On Friday, the government released unemployment statistics that confirmed what millions of young adults already knew: the job market is tougher than ever. The youngest workers are still feeling the squeeze of slower hiring. In June, the economy added just18,000 jobs, which was not enough for the number of new workers who joined the labor force – and definitely not enough for more than 6.8 million unemployed Americans under 35.
Unemployment for people 18 to 34 edged dangerously close to 12 percent last month, even higher than it had been in May and much higher than the national unemployment rate, which was 9.2 percent. For many young people of color, their job prospects are worse than at any other point this year. Unemployment for African Americans ages 16 to 24 (unadjusted) reached 31.4 percent, its highest point since September and higher than in June of last year. For 16 to 24 year old White and Hispanic workers, who were finally starting to see lower unemployment rates, unemployment shot up to its highest level since February. More than one in five of these young White or Hispanic workers were looking for a job but couldn’t find one last month.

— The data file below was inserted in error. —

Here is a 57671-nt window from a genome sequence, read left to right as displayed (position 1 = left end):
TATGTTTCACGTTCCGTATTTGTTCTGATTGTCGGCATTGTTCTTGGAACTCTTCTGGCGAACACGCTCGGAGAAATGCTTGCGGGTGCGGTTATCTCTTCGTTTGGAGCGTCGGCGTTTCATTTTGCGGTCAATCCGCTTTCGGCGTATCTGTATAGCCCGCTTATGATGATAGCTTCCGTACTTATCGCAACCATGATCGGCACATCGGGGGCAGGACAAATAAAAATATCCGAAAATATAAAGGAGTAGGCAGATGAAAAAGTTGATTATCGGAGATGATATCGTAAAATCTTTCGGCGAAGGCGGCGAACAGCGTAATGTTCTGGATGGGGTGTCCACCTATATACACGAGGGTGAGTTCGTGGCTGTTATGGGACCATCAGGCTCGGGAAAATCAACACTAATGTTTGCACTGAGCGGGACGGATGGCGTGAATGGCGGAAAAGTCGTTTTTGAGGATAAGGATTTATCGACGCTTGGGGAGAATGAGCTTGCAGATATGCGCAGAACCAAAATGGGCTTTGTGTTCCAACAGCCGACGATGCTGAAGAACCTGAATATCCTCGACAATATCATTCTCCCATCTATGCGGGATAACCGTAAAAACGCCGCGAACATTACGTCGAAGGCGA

These numbers are particularly painful because economists had been telling us that the economy was finally in “recovery” mode. Stocks were supposed to be rising and companies were supposed to be hiring. But the latest numbers tell the story better than any one person ever could.